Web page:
"A tale is born from an image,” he said in an interview in 1983, “and the image extends and creates a network of meanings that are always equivocal.”
About this book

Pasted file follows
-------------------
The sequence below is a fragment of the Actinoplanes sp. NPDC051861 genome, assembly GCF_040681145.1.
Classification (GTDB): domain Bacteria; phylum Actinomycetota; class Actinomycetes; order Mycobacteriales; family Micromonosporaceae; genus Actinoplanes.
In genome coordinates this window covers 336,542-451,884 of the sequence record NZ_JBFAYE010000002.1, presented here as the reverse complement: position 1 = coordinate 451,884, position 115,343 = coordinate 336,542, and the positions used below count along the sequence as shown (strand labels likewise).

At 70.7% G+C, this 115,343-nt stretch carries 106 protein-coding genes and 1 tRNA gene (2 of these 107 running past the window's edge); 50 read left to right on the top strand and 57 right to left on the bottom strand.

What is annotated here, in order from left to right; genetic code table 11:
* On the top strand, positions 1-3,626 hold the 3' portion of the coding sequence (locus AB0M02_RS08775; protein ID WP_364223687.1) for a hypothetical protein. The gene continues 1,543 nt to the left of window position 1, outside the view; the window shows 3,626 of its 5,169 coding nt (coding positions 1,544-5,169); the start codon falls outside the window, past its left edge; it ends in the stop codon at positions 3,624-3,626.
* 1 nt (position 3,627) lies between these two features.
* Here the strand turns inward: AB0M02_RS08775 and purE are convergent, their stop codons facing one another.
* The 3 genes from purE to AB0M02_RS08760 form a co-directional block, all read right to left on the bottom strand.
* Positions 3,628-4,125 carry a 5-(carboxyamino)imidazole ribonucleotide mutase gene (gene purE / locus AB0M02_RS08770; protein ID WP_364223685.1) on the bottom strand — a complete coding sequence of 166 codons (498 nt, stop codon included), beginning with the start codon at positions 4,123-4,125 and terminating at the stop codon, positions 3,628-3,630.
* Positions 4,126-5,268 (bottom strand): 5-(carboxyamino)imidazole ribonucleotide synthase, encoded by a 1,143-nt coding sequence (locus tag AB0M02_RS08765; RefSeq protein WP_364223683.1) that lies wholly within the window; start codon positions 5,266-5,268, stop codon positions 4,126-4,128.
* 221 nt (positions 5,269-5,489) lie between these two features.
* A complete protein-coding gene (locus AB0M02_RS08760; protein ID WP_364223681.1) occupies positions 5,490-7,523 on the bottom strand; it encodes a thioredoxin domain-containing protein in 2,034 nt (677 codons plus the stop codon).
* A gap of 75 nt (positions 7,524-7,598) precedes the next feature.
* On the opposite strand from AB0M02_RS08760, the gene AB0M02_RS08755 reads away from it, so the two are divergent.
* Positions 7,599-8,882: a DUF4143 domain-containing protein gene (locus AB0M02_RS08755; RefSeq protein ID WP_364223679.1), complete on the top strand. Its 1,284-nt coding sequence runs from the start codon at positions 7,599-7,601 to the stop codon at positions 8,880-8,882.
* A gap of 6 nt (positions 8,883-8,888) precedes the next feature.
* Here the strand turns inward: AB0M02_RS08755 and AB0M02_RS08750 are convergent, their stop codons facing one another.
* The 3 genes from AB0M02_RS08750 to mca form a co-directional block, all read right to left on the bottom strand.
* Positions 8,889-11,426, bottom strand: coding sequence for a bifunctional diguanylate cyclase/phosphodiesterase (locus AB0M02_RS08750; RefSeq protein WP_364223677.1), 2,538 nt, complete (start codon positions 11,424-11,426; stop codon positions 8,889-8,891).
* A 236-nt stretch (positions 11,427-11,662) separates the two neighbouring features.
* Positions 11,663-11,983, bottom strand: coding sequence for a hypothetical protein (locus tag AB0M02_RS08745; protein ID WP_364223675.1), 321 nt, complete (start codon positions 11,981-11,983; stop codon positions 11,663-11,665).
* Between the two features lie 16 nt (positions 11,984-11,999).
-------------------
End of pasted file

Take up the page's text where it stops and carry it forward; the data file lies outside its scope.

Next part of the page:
Calvino’s collection is arranged chronologically, and in this way falls naturally into the two categories he sets in his introduction, the visionary fantastic of the nineteenth century and the everyday fantastic of the nineteenth century. Calvino also marks out the fantastic genre as distinct and separate from the supernatural. The best common denominator to these widely varying tales is their roots in the everyday, the sudden exposure of something amiss in the natural order of things is the undercurrent here. Applicability and excellence demonstrably constitute an important part of Calvino’s criteria in his selections, but he also concocts an exotic and international mix of the famous and lesser known writers, famous and uncelebrated works. Each short story has an individual introduction by Calvino which points up outstanding features while marking the progress of the fantastic genre. "A tale is born from an image," he said in an interview in 1983, "and the image extends and creates a network of meanings that are always equivocal."